The word “edify” is a translation of the Greek word oikodomeo — which is a compound of oikos and demoo. The word oikos is the word for a house, and demoo is the word for construction. When they are compounded, the new word describes the enlarging of a house, as well as all that is entailed in the building process. To add to a house or building, one must plan ahead, implement ideas, use instruments, and make a sizable investment. Basically, this word describes a deliberate decision, as enlarging a house doesn’t normally occur accidentally. Have you ever seen a house that was added to without a plan? It usually looks like a house that was built with no foresight!

Therefore, when Paul exhorted us to “edify one another” in First Thessalonians 5:1, he was telling us to be very deliberate about how we encourage others. Our actions and words should encourage and build people up — that is, add to them, advance them, augment them, enhance them, or improve them in some way. We should put great effort into making other people’s lives richer, fuller, and better. Accidental edification is appreciated when it occurs. But Paul was not asking for occasional, accidental, haphazard edification; he was requesting a well thought-out plan that occurs with great deliberation.

You should view this task of edifying people who are feeling overwhelmed and challenged as a personal construction project. What plan do you have to personally help enhance the lives of those around you? Are you sticking with a plan that the Holy Spirit gave you, or are you just hoping for accidental encouragement and growth?

At the beginning of today’s Sparkling Gem, I spoke of Denise’s strengthening and encouraging presence in my life. I can testify that she has been very deliberate in her encouragement of me and very intentional in her efforts to be an instrument God can use to enhance my life. I have learned so much about this subject by watching Denise. Today I want to ask you:

  • Has anyone ever comforted you during a difficult time?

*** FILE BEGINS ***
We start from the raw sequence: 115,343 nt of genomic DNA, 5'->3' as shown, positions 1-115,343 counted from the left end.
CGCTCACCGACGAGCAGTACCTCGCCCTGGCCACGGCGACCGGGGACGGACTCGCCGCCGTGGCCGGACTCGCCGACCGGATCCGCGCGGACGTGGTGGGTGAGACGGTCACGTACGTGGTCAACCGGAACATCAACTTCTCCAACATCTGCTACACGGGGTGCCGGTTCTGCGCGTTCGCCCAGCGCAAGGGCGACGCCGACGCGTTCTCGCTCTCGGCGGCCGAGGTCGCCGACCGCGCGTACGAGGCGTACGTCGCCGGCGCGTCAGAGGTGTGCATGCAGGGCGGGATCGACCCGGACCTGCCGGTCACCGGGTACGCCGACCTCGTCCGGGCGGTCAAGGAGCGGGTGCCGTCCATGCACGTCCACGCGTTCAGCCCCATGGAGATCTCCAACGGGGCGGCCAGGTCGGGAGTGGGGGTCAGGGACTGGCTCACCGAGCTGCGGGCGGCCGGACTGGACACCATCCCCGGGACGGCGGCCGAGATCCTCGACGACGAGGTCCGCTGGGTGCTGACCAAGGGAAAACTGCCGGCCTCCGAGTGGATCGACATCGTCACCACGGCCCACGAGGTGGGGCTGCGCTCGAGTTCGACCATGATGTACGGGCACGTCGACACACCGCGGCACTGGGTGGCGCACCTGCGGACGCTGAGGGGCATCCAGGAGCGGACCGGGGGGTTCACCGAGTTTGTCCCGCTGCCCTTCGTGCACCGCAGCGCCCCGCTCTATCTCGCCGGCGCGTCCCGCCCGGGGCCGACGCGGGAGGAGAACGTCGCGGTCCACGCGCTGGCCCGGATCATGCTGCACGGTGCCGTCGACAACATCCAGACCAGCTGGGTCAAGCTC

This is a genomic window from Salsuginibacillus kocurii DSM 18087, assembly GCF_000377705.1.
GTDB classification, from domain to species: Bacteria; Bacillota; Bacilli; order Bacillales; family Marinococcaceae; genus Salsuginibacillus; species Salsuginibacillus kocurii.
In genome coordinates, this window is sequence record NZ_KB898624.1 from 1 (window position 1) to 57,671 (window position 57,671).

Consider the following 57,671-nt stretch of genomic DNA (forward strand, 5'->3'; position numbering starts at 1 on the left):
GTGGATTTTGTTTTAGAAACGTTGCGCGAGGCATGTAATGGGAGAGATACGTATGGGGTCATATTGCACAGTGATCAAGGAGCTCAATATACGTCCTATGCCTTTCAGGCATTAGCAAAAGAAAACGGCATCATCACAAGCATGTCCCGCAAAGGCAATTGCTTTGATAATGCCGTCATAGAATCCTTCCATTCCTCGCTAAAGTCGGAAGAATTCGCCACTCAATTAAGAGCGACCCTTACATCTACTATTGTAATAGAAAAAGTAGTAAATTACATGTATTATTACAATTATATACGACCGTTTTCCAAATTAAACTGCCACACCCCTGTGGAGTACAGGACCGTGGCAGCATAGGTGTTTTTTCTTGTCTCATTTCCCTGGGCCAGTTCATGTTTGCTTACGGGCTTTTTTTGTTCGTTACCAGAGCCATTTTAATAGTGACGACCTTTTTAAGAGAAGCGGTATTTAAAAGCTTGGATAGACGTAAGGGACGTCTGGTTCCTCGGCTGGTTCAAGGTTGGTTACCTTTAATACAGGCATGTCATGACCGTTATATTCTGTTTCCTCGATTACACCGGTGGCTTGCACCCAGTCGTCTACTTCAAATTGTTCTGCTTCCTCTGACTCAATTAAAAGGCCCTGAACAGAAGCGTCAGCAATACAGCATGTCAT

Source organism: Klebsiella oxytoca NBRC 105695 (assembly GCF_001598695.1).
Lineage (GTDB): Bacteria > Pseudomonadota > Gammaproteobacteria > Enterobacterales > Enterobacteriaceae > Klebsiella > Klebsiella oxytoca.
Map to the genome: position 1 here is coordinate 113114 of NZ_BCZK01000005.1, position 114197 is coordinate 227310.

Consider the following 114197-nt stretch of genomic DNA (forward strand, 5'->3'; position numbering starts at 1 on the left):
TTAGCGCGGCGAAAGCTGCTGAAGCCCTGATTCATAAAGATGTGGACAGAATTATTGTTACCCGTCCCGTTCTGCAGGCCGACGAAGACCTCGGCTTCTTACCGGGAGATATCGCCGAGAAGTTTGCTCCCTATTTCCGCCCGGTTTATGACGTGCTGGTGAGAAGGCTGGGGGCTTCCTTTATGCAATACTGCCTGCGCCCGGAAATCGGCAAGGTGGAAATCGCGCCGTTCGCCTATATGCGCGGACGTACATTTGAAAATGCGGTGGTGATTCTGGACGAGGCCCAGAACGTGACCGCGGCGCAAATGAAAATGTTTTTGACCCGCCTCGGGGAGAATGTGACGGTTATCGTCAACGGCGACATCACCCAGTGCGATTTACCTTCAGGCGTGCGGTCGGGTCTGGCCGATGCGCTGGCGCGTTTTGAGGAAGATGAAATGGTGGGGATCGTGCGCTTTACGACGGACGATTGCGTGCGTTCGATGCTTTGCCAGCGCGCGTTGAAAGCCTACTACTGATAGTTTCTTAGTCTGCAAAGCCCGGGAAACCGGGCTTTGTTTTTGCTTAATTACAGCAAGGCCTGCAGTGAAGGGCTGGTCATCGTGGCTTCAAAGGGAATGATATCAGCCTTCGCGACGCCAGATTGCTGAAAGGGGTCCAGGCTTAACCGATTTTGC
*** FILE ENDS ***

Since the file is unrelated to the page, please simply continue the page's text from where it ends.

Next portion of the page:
• What was it like to experience that comfort? What did that comfort do for you personally?
  • Can you describe a time when someone comforted you with spoken words or by putting an arm around your shoulder or by tenderly touching your hand?
  • Can you recall when someone gave you strength to make it through another day simply being “there” for you?

The Thessalonians were facing great trials and tribulations, so Paul told them, “Wherefore comfort yourselves together, and edify one another….” He was asking them to be intentional in the way they helped each other.

So keep alert today, because the Lord may very well want to use you to bring your intentional encouragement and support to someone who needs it. It’s a great day to bolster others’ strength for the battle and make their lives richer, fuller, and eternally better through the strategic help of the Comforter Himself who lives within!


ather, I thank You for the way You have often comforted me through encouragement from people you placed in my life at just the right time. Lord, You are the Father of mercies and the God of all comfort. I ask You to speak words of life and strength through me to the weary who come across my path. Holy Spirit, You are the Comforter. I yield to Your power and presence within me to bring deliberate and specific support to those who are in the middle of a battle or great trial. You know what they need — whether comforting words or silent support. I make myself available to You, Holy Spirit. Let my words be Your words — so full of wisdom and grace that they minister grace to people in their times of need. Make me an instrument of Your peace and comfort, that I may comfort others the way You faithfully comforted me when I needed it the most.

I pray this in Jesus’ name!



I declare that my actions and words encourage and build people up. What I say and the way I live will advance, enhance, and improve the lives of others in some way. I put deliberate, well-thought-out effort into making other people’s lives richer, fuller, and better. I look for ways to
cheer them up or give them some kind of boost. I appreciate when I can accidentally be a blessing, but I purpose to deliberately and consistently be a blessing to every life I have the privilege to reach to the glory of God.

I declare this by faith in Jesus’ name!



  1. As you review your life, can you name a person who has been a special strength to you? If yes, have you ever taken time to express your gratitude to that person for the role he or she has played in your life?
  2. Can you think of someone who needs your intentional help right now? What steps can you take to be encouraging to that person, perhaps even today? Ask the Holy Spirit to show you the steps you can take or the words you can speak that will enlarge that person’s confidence and strengthen his or her hope.
  3. If you are troubled by events happening in your life, have you asked anyone to pray with you or have you opened your heart so they will know that they need to be especially encouraging to you? To whom could you speak about the things you are facing right now?